"We have 40 memoranda of understanding which generally means all of the credits will transfer, close to all," Coleman told the media. "Then we have several what's called 'teach-outs' which means all the credits will transfer."

The struggling college had been hemorrhaging students since the start of the COVID epidemic in 2020 and the forced economic shutdown so was down to about 500 students. There are only about 400 freshmen, sophomores, and juniors. Most of the seniors will graduate in May. Other seniors will take online classes with other institutions to get the final credits needed for graduation.

BSC has operated in Birmingham for over a century.

BSC closes after an 18-month effort to get a $30 million bailout from the state. Legislators balked at giving the failing college a bailout; but did pass a $30 million loan program so that the State Treasurer could loan the college the funds. Governor Kay Ivey (R) signed that bill but after looking at the school's troubled finances State Treasurer Young Boozer (R) rejected BSC's loan application saying that the risk to the state was far too great. State Sen. Jabo Waggoner (R-Vestavia Hills) brought another bill changing the authorizer of the loan from the Treasurer to the state loan program to the Alabama Commission on Higher Education. That legislation passed the Senate with opposition; but is reportedly dead in the House of Representatives, despite bipartisan support from Reps. Juandalynn Givan (D-Birmingham) and David Faulkner (R-Mountain Brook).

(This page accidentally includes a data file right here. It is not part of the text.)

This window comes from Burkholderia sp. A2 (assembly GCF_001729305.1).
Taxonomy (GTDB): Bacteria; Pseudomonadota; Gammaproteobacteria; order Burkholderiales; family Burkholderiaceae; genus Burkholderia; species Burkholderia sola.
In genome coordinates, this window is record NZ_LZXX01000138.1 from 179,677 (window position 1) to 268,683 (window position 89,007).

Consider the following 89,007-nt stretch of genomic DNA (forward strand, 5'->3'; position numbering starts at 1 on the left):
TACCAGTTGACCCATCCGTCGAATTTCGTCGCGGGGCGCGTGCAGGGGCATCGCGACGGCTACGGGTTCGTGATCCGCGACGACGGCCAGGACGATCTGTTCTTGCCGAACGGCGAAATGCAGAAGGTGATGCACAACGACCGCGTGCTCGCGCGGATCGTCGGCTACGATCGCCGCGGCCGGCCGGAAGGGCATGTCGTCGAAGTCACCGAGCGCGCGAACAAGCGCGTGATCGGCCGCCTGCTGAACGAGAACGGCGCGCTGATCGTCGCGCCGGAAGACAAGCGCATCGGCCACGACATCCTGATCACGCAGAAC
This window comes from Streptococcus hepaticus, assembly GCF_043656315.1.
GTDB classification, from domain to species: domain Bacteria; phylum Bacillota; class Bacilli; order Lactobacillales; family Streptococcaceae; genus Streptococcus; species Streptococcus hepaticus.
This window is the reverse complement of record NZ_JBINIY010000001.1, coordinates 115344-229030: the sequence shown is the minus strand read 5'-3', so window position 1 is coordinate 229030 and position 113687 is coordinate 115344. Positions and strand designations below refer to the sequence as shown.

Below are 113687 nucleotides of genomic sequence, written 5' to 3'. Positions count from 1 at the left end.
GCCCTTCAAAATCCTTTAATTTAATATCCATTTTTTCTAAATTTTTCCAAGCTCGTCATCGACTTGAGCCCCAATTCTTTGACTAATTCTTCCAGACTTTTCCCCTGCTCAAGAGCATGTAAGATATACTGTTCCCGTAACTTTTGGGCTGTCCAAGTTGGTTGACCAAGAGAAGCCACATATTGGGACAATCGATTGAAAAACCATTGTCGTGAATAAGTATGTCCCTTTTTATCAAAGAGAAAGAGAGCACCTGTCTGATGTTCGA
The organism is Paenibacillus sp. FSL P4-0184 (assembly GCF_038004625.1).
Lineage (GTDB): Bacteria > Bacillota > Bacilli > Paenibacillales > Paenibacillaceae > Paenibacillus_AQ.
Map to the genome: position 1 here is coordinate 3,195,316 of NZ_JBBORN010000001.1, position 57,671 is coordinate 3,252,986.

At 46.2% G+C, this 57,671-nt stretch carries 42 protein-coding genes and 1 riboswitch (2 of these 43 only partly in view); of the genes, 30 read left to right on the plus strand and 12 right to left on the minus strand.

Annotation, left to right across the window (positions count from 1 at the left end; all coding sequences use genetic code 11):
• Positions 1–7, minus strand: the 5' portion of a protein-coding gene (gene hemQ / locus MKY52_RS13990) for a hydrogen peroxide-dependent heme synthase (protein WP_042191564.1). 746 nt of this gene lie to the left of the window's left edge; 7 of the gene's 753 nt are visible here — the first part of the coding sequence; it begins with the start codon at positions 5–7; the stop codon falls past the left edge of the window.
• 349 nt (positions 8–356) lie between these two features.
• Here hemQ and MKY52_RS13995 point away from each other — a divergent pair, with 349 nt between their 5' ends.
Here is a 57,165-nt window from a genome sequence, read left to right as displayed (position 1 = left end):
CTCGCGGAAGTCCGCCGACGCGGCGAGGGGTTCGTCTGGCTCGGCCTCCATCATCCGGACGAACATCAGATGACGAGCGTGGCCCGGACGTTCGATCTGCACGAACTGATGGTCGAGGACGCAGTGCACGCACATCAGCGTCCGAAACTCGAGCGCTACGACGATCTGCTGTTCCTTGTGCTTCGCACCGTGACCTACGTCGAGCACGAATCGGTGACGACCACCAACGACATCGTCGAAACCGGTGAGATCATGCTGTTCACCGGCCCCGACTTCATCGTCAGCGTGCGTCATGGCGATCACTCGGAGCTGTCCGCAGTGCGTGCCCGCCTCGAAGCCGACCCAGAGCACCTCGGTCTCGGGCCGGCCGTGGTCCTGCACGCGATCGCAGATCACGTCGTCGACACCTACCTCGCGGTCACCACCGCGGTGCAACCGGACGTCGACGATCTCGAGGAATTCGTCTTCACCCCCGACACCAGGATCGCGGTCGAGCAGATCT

When that reality was shared with the Board of Trustees they voted to close the college permanently. The students were on spring break so got the news while they were away from campus. Most of the employees will be terminated on the same day. The rest will be let go over the summer.

Birmingham-Southern College was formed in 1918 when Southern University (in Greensboro) merged with Birmingham College.

The state, the City of Birmingham, and Jefferson County are seeking a buyer for the campus so that the 190 acres on Arkadelphia Street does not become overrun by the homeless and criminal gangs. Officials are hopeful that another institution might be able to purchase the property from its creditors.

While the loss of BSC will have a substantial economic impact to the community, the Greater Birmingham community is still served by UAB, Samford University, and Miles College.